Should Needlepoint Land make a concerted push to have a business presence on Facebook?
For me, the question is a straightforward one.
Does having a business presence on Facebook (ie, an official Needlepoint Land page), measurably drive sales of the products that I sell?
I have done my homework over the last few days, and, quite frankly, am not very excited about recent opaque and convoluted marketing discussions by top Facebook executives in charge of the SMB space.
Put simply, I particularly do not fully understand or like the idea that Facebook is blocking potential needlepoint stitchers who Like my page or posts from seeing 100 per cent of any new posts I might create in the future — unless, of course, I pay Facebook for the privilege.
It looks and smells like a digital shakedown.
Moreover, I have neither the time nor the patience to waste my most precious resource — time — learning the nuances of FB’s ever evolving marketing direction.
FB will do what is good for FB.
I will do what is good for Needlepoint Land.
And what is good for Needlepoint Land is to sell needlepoint-related merchandise, not engage in some time-consuming attempts to divine what some underlying automatic Facebook post or comment evaluation engine determines to be too spammy or too whatever to suit FB’s precious Newsfeed “product”.
What’s precious to me is my product. And my product is handpainted needlepoint canvases, threads, and finishing. Period.
I sell these to my customers, and I don’t apologize for it or try to disguise it in any way. This is what I do for a living.
I also know most of my customers personally, and am always friendly and as professional as possible when taking care of their needlepoint stitching needs.
What I am not going to do is turn my business into some sort of “content” (a term that, as a former English major, I actually loathe) factory that tries to come up with clever posts and advertorial quips where I pretend to be some sort of faux friend, when everyone would realize full well that I had some sort of underlying agenda swept under the carpet.
I have enough on my hands running my brick and mortar store as it is, without bothering with such disingenuous nonsense.
I’m not running a magazine, nor do I aspire to be the next Donna Draper.
I sell hand-painted needlepoint canvases.
This is what we do here, Mr. Zuckerberg, and I don’t actually need you to tell me how it is that I should amp up the sophistication of my message — by paying Facebook for the privilege — when I communicate with my customers, who, by the way, Mr. Zuckerberg, can always rest assured that I don’t follow them in some creepy way when they leave my store.
I understand that FB needs to do everything possible to sustain its valuation, but if the company is serious about wanting to interest or “engage” (to use what is probably one of your favorite terms) small businesses like mine as to how they justify FB’s ad rate structure, then they need to be a lot more straight forward in how they sell their value proposition.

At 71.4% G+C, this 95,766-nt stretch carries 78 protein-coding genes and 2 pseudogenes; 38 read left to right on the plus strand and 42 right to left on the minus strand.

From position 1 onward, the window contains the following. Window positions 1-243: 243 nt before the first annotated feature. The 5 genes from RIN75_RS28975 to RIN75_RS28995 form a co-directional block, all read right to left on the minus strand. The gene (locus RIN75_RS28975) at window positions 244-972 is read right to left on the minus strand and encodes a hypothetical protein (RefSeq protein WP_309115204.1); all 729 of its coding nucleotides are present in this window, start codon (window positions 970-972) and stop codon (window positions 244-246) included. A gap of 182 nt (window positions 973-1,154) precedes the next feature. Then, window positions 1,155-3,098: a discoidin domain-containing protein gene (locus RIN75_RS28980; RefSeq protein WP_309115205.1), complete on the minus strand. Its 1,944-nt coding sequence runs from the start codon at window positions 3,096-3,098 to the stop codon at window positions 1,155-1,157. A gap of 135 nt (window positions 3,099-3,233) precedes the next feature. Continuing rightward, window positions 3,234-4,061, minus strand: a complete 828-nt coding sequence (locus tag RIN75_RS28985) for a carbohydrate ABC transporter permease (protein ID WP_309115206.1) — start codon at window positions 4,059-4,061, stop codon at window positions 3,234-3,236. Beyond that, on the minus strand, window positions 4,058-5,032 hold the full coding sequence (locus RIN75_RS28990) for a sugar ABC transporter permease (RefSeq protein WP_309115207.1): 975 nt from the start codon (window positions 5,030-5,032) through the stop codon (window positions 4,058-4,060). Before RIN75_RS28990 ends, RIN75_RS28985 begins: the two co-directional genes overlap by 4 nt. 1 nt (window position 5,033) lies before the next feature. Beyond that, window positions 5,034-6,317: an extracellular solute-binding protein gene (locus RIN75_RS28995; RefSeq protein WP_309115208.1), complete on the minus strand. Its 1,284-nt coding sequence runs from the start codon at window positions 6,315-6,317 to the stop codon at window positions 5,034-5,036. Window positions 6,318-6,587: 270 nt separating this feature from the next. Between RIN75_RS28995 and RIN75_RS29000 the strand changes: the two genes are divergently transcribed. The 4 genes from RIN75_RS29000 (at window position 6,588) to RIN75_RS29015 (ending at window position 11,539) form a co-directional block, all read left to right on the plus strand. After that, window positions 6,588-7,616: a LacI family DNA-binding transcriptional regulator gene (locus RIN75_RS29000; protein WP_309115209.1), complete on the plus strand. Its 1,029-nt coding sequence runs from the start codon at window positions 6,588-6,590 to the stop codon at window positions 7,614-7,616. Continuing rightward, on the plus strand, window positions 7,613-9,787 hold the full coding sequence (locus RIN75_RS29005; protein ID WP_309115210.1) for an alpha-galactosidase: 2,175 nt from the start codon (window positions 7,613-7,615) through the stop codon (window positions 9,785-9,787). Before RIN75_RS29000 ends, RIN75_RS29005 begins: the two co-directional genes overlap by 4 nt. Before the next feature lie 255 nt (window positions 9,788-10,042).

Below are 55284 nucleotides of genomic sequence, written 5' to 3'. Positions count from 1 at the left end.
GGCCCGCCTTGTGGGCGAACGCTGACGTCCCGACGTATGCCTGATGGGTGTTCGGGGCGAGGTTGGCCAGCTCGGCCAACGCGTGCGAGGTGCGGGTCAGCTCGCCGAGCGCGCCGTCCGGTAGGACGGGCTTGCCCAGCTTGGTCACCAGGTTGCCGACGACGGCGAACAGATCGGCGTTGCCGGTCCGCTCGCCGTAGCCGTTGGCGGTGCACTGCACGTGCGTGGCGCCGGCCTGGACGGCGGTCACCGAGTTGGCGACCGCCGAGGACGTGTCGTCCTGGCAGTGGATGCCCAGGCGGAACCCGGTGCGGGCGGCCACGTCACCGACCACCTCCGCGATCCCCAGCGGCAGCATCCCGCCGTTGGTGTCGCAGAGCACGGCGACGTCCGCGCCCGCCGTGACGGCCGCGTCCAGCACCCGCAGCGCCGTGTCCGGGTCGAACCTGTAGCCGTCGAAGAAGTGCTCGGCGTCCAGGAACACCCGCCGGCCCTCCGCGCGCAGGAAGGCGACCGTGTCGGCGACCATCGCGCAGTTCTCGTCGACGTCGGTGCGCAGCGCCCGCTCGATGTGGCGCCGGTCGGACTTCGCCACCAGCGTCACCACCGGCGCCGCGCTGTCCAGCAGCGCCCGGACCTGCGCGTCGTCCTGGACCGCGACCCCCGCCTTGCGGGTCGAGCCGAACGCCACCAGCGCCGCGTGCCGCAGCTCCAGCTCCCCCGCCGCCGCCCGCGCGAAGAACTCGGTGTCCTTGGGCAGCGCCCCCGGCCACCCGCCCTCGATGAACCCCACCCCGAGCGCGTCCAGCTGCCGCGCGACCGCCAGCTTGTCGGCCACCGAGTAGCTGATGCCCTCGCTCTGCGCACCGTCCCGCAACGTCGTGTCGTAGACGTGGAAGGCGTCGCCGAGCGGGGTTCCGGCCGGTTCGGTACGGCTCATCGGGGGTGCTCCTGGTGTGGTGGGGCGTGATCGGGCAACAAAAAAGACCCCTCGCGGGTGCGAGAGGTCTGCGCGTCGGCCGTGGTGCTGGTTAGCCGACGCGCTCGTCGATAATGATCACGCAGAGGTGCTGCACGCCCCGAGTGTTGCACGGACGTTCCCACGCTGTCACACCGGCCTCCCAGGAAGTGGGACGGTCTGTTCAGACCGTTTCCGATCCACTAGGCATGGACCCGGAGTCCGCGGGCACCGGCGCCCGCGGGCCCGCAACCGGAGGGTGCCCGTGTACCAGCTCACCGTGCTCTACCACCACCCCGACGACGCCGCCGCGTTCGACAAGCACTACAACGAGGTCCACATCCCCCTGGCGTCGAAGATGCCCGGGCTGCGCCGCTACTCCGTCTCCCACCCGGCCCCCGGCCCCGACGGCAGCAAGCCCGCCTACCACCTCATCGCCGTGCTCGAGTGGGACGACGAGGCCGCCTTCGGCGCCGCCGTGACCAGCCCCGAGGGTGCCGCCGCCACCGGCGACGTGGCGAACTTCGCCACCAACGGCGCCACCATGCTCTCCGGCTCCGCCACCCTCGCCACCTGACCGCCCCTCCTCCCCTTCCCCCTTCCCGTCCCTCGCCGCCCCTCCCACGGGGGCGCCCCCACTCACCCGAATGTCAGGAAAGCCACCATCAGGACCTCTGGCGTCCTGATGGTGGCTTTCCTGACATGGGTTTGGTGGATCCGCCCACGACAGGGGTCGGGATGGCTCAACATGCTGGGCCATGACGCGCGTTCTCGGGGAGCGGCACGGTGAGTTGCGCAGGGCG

That said, I will be using Facebook as part of Needlepoint Land’s digital strategy, going forward, but not in the way that FB might have hoped.
Quite frankly, I get plenty of visitors here when I post something: after 3 years of building a loyal readership on my free WordPress blog, I have some idea as to how to attract attention to my products and services online.
As for Facebook, well, they could not even put up a map showing the location of my store on my trial business page (and who never bothered to respond when I contacted them about it). And did not seem to understand how massively inappropriate it is to ask for my age, religion, and cell number in order to set up a business sign in account.
You want to verify if I’m real, Mr. Zuckerberg? Come on down to the store for a cup of coffee. You would be more than welcome.
Memo to FB. Learn something about keeping your marketing message direct, clear and simple. Oh, and whatever you do, never again waste my time with discussions about the “evolution of organic search.”
I have a real business to run, and, unlike you, I don’t have Wall Street to afford me the luxury of talking in smoke and mirrors while thinking about what to do next.
Bottom line: I’m pulling the plug on the trial account and its associated Needlepoint Land FB business page that I used this week for my “500 Likes” experiment.
Going forward, I will soon be revealing on this blog a well defined and clearly articulated online digital strategy that makes sense for my current and future customers and the resources I can bring to bear to service them.
In the meantime, I want to thank all of you who clicked on those 20+ Like buttons.
The gesture, whatever it may mean in Mr. Zuckerberg’s insular universe, was much appreciated!